If you find yourself in a position whereby you are suffering extreme financial hardship, bankruptcies may be something that you are considering. You may have many bankruptcy questions and concerns about how the personal bankruptcy process works, such as: how to file bankruptcy, can I file bankruptcy for free, and how does bankruptcy affect my credit score?
When someone needs to file for bankruptcy protection, he or she needs to make one initial decision – the type of bankruptcy that should be filed that’s right for the situation. There are choices for the consumer, namely petitions under either Chapter 7 or Chapter 13 of the United States Bankruptcy Code.
Below is a brief explanation of how filing a Chapter 7 bankruptcy works, but regardless of your financial situation, you need to seek legal help to make sure that your petition proceeds properly.
Chapter 7 Explained
If a consumer files a Chapter 7 petition, he or she is filing what’s known as a ‘liquidation bankruptcy.’ This is because, in certain respects, the petitioner will be liquidating a majority of the assets held at the time of the filing, but not all of them, as will be explained below. The steps for filing a Chapter 7 bankruptcy petition are as follows:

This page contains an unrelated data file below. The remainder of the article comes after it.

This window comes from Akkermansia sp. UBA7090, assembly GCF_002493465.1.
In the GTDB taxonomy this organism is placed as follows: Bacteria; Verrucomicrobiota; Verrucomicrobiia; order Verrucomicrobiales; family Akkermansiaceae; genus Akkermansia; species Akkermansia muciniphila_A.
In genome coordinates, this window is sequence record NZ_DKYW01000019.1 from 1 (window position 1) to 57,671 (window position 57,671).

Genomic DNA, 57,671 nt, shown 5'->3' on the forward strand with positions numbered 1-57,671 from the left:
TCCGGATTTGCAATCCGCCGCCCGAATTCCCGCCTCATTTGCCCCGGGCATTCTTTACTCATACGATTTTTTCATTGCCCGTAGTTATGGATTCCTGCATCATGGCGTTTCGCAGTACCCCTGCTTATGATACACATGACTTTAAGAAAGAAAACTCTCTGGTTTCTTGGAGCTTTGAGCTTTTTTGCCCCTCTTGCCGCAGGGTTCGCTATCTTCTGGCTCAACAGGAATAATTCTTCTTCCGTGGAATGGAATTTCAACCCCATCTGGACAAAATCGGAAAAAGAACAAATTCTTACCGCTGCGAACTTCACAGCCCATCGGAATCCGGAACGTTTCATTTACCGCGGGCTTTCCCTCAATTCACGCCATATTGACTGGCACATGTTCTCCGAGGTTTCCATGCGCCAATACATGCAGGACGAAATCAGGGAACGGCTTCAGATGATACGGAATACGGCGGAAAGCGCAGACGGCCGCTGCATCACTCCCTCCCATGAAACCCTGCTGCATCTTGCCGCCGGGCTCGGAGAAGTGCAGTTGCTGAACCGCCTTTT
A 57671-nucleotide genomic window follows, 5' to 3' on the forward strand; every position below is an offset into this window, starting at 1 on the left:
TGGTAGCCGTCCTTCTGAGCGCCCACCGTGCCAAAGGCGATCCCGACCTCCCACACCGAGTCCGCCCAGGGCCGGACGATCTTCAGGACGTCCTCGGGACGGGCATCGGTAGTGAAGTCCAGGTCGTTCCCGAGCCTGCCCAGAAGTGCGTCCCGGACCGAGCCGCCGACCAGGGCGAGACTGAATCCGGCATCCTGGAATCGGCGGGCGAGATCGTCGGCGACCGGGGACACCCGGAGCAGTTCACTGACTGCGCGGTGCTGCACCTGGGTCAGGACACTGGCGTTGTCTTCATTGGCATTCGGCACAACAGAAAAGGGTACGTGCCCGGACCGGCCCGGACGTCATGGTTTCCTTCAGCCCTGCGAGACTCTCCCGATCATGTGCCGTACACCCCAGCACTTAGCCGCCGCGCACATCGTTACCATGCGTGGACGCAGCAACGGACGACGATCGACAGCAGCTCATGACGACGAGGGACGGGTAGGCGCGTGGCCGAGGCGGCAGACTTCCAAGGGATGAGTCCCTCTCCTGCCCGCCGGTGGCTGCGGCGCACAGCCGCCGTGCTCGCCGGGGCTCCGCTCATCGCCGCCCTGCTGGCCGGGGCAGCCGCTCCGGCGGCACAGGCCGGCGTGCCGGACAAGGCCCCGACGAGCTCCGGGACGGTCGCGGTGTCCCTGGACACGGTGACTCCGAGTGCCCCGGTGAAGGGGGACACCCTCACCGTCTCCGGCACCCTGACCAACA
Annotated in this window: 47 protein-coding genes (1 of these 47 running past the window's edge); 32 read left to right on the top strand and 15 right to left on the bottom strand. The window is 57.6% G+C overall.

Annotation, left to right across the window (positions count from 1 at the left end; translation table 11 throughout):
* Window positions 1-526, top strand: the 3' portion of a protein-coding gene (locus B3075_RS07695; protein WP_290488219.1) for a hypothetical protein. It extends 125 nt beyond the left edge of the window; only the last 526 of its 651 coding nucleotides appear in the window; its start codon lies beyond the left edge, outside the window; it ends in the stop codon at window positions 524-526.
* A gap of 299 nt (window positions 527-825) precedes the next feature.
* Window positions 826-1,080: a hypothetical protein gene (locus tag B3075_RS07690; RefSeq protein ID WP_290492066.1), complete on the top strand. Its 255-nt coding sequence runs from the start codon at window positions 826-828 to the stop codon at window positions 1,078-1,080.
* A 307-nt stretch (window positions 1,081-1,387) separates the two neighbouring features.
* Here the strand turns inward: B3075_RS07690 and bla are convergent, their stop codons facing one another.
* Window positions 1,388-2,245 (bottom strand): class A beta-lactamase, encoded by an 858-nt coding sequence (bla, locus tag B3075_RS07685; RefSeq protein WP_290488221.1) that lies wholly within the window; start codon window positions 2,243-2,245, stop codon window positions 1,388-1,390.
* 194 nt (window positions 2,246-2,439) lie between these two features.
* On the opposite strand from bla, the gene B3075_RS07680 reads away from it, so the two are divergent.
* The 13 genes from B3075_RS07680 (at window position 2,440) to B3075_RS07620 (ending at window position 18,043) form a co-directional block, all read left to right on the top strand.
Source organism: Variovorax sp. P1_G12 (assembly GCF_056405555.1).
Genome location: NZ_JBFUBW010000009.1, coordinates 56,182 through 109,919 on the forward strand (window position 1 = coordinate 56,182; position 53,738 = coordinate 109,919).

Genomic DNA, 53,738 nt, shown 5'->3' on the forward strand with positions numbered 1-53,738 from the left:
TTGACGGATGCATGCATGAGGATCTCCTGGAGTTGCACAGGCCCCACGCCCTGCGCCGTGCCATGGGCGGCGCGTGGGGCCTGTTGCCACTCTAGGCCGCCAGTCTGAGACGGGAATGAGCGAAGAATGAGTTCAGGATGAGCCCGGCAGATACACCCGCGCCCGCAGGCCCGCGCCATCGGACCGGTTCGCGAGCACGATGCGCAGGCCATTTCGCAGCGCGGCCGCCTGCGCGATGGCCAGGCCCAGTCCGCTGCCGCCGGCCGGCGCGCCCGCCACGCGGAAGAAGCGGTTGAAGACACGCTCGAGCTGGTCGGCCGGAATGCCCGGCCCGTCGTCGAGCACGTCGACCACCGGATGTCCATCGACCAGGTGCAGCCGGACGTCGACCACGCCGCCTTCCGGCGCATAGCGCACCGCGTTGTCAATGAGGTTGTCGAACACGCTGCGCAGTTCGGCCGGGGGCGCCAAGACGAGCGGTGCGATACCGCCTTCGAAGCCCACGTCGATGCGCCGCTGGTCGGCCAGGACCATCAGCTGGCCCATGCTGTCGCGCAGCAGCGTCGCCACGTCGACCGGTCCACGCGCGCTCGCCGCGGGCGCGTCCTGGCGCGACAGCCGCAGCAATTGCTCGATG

Gather your financial information – When you file a Chapter 7 bankruptcy petition, you will need to present a complete schedule of your assets and your liabilities to the Bankruptcy Court for the Trustee to review. This information is the foundational basis for filing in the first place – you’ll need to show that your liabilities exceed your assets.
File your petition – After you’ve organized all of your financial information, you need to put the documentation together and file it with the Bankruptcy Court. Assuming the initial petition is reasonable, the court will usually respond by serving a Stay of Execution on the creditors named in your petition, which is basically an order from the court that requires the creditors to cease with collection efforts.
Go to your hearing – The next step in the process is going to a hearing with the Bankruptcy Trustee, and your creditors have the option of attending as well. At this time, the Trustee will ask you on the record if your petition is accurate and will note any objections your creditors may have.
Wait for the Order of Discharge – Assuming there are no problems with your petition, the court will review the information and issue an order discharging your debts. In order to comply with this procedural step, you’ll need to liquidate your assets minus any exemptions. When this is complete, your bankruptcy is complete and your debts are eliminated.
Note on exemptions – Exemptions are values placed on a certain property that cannot be liquidated, as the Bankruptcy Court does not want to leave petitioners completely destitute. What this means is that you are allowed to keep certain assets up to a certain value including a house, a car, any materials you need for work and even pets, among other things. Different states have different exemption levels, so you’ll need to get those amounts clarified before moving forward.